Until Tom Frieden, MD and director of the Centers for Disease Control and Prevention, held a news conference earlier this month to talk about the increase of carbapenem-resistant Enterobacteriaceae, or CRE, it was pretty likely that not many people had heard the term before.
CRE are deadly bacteria, even stronger than MRSA (methicillin-resistant Staphylococcus aureus), and are resistant to nearly all of the antibiotics that exist today. CRE can cause a variety of infections ranging from gastrointestinal illness to pneumonia to invasive infections of the bloodstream or other body organs.
CRE germs are not very common, but the prevalence is increasing. About four percent of 4,000 hospitals in the U.S. reported at least one patient with a CRE infection in 2012, an increase from one percent a decade ago.
Frieden called CRE a “nightmare” bacteria. “Our strongest antibiotics don’t work and patients are left with potentially untreatable infections,” he said.
In the news conference, Frieden urged healthcare leaders to help stop the infections from spreading. Over the last decade, medical facilities in 42 states have reported CRE cases.
Researchers and computer programmers from Seattle Children’s Research Institute and the University of Iowa are tracking CRE cases via an online surveillance system called CaseFinder.
CRE more common in Northeast
In Washington state, the Department of Health started tracking cases of CRE in October 2012. A total of 15 cases have since been reported, said Scott Weissman, MD, of Seattle Children’s Research Institute. Weissman’s lab tests and studies the CRE collected from around the state.
“Overall, numbers of CRE in Washington state are very low,” said Weissman. “Cases of CRE are more prevalent in the Northeast and Midwest. Thus far, CRE seems to affect elderly patients with underlying medical conditions more than young, otherwise healthy patients.”
Online surveillance tool aims to track CRE
One of the unique properties of CaseFinder is that it’s intended to be real-time, showing when and where outbreaks occur and then spread. “Ideally, we’ll know about new cases of CRE as soon as a clinician enters a case,” said Weissman. There’s also the potential for follow-up molecular testing in Weissman’s lab when a case pops up on the map.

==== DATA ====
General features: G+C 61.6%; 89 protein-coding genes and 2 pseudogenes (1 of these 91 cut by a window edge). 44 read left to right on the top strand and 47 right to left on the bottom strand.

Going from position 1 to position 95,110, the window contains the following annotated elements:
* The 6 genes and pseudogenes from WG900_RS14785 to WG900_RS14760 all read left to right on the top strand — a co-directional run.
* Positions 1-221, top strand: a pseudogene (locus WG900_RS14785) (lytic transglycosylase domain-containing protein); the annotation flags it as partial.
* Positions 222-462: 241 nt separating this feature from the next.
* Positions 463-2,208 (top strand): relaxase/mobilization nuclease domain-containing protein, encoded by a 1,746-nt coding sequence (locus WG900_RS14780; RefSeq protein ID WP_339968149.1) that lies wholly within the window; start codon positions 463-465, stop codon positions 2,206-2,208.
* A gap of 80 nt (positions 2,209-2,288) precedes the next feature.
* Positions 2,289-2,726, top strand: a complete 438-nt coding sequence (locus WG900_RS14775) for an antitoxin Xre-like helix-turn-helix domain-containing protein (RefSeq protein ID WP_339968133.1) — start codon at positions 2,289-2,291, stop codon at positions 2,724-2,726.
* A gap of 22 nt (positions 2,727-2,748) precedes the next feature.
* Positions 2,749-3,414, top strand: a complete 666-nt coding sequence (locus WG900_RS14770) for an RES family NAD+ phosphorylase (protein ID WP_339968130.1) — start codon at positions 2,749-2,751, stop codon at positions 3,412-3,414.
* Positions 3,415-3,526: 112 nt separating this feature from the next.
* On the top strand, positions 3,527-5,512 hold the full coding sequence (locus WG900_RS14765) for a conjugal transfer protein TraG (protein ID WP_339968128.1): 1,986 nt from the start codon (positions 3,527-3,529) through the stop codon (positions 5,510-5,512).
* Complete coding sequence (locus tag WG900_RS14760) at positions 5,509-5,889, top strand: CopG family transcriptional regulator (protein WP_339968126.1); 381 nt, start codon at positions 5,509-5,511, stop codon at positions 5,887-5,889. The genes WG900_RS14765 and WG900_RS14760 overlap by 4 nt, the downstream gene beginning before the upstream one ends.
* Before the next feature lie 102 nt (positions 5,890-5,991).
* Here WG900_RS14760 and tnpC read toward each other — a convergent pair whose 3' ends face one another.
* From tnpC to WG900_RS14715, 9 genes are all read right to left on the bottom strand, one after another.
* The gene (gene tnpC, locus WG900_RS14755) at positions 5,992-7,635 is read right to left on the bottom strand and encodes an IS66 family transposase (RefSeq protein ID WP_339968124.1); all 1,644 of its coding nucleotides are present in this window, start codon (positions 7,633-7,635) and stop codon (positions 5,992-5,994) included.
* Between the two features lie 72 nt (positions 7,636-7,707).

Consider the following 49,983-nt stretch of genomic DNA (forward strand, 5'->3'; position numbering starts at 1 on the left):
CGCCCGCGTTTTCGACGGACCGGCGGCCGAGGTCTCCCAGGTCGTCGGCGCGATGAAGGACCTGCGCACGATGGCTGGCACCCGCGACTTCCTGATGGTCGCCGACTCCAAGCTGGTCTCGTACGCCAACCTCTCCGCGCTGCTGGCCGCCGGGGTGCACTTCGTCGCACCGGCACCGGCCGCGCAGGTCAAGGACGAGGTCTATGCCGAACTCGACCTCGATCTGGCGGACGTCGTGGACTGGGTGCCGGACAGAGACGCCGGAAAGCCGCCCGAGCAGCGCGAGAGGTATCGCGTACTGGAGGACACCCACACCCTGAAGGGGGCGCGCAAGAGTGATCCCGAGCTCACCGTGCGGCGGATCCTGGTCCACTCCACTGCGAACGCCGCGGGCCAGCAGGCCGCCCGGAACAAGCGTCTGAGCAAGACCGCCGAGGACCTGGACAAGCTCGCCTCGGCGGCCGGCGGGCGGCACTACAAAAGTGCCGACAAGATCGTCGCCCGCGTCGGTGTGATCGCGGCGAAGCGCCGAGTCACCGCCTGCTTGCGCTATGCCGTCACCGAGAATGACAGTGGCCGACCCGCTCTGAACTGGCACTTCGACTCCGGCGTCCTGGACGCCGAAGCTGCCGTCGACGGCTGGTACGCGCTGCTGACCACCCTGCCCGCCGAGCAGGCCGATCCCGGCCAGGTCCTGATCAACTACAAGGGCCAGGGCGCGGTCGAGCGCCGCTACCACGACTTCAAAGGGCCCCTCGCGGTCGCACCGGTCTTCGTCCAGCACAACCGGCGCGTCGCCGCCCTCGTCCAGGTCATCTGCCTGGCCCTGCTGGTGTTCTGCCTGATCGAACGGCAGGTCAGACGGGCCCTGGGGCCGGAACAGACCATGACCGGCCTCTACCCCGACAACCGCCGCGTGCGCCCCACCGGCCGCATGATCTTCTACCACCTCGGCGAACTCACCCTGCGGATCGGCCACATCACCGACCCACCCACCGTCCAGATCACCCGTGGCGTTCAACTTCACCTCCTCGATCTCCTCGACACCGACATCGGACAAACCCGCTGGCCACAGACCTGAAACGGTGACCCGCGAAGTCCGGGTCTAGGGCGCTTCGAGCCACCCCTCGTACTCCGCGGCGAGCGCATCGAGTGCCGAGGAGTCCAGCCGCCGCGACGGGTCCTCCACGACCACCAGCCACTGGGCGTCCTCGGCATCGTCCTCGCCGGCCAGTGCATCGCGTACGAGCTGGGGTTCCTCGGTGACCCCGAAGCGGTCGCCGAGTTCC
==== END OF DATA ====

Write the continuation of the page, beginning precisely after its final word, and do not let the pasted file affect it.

“The seed for the idea of a CRE registry was planted last January, when a colleague posed a question on a national listserv about treatment recommendations for a complicated polymicrobial wound infection in a traveler returning to the U.S. from India,” Weissman said. “This ended up being the first case of the New Delhi Metallo-beta-lactamase (NDM) detected in Washington state.”
If that sounds like a scene from 2011 movie, “Contagion,” it’s not far off the mark of what’s taking place. “Disease surveillance is crossing into a new realm, learning to move as quickly as the germs we are tracking,” he said.
Weissman said the rising incidence of CRE is symptomatic of a larger problem—the overuse of antibiotics across the globe. To help prevent the spread of these infections, the CDC offers up the tips below.
CDC’s Tips for Patients to Help Prevent CRE Infections:
• Tell your doctor if you have been hospitalized in another facility or country.
• Take antibiotics only as prescribed.
• Insist that everyone wash their hands before touching you.
• Clean your own hands often, especially:
• Before preparing or eating food
• Before touching your eyes, nose or mouth
• After changing wound dressings or bandages or handling medical devices
• After using the bathroom
• After blowing your nose, coughing or sneezing